Nov 97 MacTech Online
Volume Number: 13 (1997)
Issue Number: 11
Column Tag: MacTech Online
by Nicholas C. "nick.c" DeMello email@example.com
Shareware: Software In A Bottle
There are three great myths in modern society. One concerns a man named Elvis, another involves a place known as Roswell, and the third is the idea that you can't make money writing shareware. I can't say much about the first two, but shareware is a powerful and effective marketing method. It isn't easy to make a living building shareware products, but many folks do. This month we're going to tour some online resources that you should explore if you intend to make money through shareware.
The Voice Of Experience
One of the first games I remember playing on the Macintosh was called Scarab of RA. It's not surprising that Rick Holzgrafe, the author of that classic shareware product, has something to say about making a great shareware product. Rick's shareware company (Semicolon Software) hosts eight pages of suggestions for aspiring shareware authors. If you're interested in creating shareware, you should read these pages.
Folks who move files to or from a Mac by FTP know who Peter Lewis is. The author of Anarchie and NetPresenz, Peter makes his living as a full time shareware author and few people have better insight into the shareware industry. Peter and Jeremy Nelson have two pages of practical advice for the new shareware author.
A fundamental and controversial issue of shareware authoring is deciding how to encourage your user into paying a shareware fee. While everyone was arguing their opinion on this issue, shareware author Colin Messitt conducted a case study. Colin released a single copy of a shareware program whose installer had a 50% of chance of creating either of two subtly different versions. One version was completely functional, but periodically reminded the user to register. The other version was hobbled in such a way that the user could explore the programs functionality, but not seriously make use of the program until it was registered. Colin found folks registered the hobbled version 5 times more frequently than they did the unrestricted version. Read the details of this study online at shareware.org.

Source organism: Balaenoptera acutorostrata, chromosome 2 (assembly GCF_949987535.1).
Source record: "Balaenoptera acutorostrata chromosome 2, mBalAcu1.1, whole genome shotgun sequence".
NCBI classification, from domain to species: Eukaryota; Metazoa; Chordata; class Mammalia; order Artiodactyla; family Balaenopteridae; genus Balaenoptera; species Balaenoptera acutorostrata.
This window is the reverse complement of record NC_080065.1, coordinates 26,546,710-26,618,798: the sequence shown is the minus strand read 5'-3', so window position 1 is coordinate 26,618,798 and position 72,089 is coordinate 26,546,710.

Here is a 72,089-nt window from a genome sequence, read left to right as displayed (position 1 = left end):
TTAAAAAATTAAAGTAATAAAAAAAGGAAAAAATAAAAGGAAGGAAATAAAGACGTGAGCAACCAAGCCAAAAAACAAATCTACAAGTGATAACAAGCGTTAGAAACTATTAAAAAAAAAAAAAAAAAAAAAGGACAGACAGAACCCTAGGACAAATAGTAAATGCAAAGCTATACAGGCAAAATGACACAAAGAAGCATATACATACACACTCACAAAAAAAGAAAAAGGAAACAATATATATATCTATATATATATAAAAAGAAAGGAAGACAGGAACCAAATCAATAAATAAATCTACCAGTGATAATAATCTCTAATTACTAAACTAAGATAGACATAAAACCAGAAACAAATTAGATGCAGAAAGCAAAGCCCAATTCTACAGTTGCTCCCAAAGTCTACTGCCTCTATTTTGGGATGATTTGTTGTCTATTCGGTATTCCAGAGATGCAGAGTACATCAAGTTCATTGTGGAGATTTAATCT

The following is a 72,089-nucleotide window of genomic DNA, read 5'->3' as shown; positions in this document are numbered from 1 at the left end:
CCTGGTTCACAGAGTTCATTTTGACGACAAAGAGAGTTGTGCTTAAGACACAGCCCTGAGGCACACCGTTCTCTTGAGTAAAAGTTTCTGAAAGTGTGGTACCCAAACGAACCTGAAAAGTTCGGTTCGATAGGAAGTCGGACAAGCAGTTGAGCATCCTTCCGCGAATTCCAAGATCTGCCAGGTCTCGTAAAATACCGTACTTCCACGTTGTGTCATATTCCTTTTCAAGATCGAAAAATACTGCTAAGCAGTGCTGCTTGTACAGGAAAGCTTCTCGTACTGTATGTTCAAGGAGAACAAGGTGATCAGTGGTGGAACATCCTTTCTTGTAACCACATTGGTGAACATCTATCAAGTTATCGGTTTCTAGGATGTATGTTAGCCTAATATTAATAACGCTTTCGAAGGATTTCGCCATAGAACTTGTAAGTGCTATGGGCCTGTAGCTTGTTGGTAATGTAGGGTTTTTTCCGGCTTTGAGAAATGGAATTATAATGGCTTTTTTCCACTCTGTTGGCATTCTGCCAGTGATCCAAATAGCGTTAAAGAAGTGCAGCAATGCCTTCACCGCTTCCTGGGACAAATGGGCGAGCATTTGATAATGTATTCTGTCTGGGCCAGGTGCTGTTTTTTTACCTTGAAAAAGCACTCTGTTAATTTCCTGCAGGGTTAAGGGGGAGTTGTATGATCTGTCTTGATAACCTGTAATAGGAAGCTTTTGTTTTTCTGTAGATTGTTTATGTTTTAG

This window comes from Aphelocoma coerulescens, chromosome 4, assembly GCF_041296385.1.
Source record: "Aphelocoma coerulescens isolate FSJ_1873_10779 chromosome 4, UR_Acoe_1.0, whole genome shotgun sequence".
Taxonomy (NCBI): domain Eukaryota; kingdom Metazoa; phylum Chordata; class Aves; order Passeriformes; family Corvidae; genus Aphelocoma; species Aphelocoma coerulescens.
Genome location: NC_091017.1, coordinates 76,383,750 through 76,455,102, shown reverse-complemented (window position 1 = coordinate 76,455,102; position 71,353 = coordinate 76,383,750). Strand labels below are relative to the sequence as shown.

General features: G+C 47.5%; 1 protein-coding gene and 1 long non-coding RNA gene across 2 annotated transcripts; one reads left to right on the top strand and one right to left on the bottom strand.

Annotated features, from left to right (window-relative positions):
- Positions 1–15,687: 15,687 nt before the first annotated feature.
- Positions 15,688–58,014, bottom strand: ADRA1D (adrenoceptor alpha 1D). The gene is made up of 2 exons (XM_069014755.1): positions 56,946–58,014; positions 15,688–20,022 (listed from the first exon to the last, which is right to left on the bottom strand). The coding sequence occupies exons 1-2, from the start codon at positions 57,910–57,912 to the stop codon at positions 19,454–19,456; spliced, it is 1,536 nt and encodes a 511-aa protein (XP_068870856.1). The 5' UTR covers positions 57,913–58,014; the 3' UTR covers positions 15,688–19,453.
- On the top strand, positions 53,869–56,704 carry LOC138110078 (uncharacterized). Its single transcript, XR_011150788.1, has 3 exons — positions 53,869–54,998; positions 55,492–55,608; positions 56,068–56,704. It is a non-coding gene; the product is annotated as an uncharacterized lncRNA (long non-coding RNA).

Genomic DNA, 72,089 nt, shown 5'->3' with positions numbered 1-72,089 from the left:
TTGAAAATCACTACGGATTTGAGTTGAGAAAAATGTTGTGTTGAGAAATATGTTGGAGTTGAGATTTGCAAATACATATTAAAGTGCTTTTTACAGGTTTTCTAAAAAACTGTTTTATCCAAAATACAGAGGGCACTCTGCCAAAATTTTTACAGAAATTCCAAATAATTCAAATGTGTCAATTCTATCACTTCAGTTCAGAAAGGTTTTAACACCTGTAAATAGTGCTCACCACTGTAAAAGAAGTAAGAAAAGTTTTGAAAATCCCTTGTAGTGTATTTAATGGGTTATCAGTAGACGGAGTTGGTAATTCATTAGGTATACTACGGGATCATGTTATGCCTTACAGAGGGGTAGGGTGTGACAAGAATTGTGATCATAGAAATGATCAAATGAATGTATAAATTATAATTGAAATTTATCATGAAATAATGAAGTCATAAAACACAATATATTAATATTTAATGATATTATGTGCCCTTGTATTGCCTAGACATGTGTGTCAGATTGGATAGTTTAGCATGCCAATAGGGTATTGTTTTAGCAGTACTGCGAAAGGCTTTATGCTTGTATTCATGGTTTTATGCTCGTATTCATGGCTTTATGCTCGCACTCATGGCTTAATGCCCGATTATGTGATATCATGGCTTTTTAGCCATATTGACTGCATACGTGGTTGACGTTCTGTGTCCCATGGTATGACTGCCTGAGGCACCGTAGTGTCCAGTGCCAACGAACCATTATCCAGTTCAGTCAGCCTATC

- Rick Holzgrafe's Successful Shareware Pages
- Peter N Lewis & Jeremy Nelson on Writing Shareware for a Living
- "Why do people register shareware?" by Colin Messitt
Support For The Shareware Author
Possibly the most impressive track record in shareware development belongs to Andrew Welch. For three years Andrew published shareware products under the aegis "Ambrosia." In November of 1992 he released the game Maelstrom, which won MacUser's 1993 Best Shareware Game award. Then, in August of 1993 Andrew founded Ambrosia Software, Inc. which has become one of the most successful Mac OS shareware companies to date. Today, Ambrosia not only offers a variety of award winning games (Chiral, Apeiron, and many more), but they offer the possibility of partnering their considerable experience and resources with new shareware authors and artists. Check out the Ambrosia "TechWorks" pages for the details
Kagi is a payment processing service, that allows any shareware author to enjoy the luxury of having their own registration department. For a modest percentage of your shareware fees, Kagi will supply you with a registration program (written by Peter Lewis) for distribution with your product. The program allows users to register your shareware electronically, through the mail, or via a web site (payment by US check, money order, Visa, Mastercard, American Express, or cash). Kagi will handle all the registration issues then send you a single check and a detailed registration report each month. If you are at all serious about shareware, consider Kagi.
A number of shareware associations offer support to shareware authors. The most prominent of these, the Association of Shareware Professionals, also hosts a short FAQ about shareware distribution. If you do nothing else, read the ASP's answer to the question "What is shareware?"
- Ambrosia's Invitation to Shareware Authors
- The Association of Shareware Professionals
- The Shareware FAQ, by Mitchell Friedman
- The Elite Shareware Author's Group
- The Shareware Authors Network
These and other links are available from the MacTech Online web pages www.mactech.com/online/